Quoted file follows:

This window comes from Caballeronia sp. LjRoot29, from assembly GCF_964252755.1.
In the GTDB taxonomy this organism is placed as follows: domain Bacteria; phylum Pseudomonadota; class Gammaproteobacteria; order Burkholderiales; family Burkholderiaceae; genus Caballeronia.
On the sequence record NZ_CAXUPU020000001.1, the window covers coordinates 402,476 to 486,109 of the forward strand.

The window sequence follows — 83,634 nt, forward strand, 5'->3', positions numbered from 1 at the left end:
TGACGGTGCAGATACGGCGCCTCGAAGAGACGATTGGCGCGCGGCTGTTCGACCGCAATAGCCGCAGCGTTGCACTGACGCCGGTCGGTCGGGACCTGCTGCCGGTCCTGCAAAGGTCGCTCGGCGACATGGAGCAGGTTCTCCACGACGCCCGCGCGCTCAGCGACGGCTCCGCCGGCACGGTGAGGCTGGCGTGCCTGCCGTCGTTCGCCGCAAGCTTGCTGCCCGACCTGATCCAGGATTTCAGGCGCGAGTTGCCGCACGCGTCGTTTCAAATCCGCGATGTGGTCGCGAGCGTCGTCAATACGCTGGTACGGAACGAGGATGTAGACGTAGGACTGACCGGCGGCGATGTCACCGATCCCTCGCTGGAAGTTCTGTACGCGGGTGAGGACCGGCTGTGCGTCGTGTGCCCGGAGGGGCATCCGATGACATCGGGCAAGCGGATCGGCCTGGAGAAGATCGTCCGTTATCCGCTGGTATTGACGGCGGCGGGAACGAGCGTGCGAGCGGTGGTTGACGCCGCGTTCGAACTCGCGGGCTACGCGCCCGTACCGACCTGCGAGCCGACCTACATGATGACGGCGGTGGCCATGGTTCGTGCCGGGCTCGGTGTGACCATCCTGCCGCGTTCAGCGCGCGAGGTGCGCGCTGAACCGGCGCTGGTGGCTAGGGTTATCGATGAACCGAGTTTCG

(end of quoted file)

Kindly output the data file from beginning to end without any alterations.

This window comes from Caballeronia sp. LjRoot29, from assembly GCF_964252755.1.
In the GTDB taxonomy this organism is placed as follows: domain Bacteria; phylum Pseudomonadota; class Gammaproteobacteria; order Burkholderiales; family Burkholderiaceae; genus Caballeronia.
On the sequence record NZ_CAXUPU020000001.1, the window covers coordinates 402,476 to 486,109 of the forward strand.

The window sequence follows — 83,634 nt, forward strand, 5'->3', positions numbered from 1 at the left end:
TGACGGTGCAGATACGGCGCCTCGAAGAGACGATTGGCGCGCGGCTGTTCGACCGCAATAGCCGCAGCGTTGCACTGACGCCGGTCGGTCGGGACCTGCTGCCGGTCCTGCAAAGGTCGCTCGGCGACATGGAGCAGGTTCTCCACGACGCCCGCGCGCTCAGCGACGGCTCCGCCGGCACGGTGAGGCTGGCGTGCCTGCCGTCGTTCGCCGCAAGCTTGCTGCCCGACCTGATCCAGGATTTCAGGCGCGAGTTGCCGCACGCGTCGTTTCAAATCCGCGATGTGGTCGCGAGCGTCGTCAATACGCTGGTACGGAACGAGGATGTAGACGTAGGACTGACCGGCGGCGATGTCACCGATCCCTCGCTGGAAGTTCTGTACGCGGGTGAGGACCGGCTGTGCGTCGTGTGCCCGGAGGGGCATCCGATGACATCGGGCAAGCGGATCGGCCTGGAGAAGATCGTCCGTTATCCGCTGGTATTGACGGCGGCGGGAACGAGCGTGCGAGCGGTGGTTGACGCCGCGTTCGAACTCGCGGGCTACGCGCCCGTACCGACCTGCGAGCCGACCTACATGATGACGGCGGTGGCCATGGTTCGTGCCGGGCTCGGTGTGACCATCCTGCCGCGTTCAGCGCGCGAGGTGCGCGCTGAACCGGCGCTGGTGGCTAGGGTTATCGATGAACCGAGTTTCG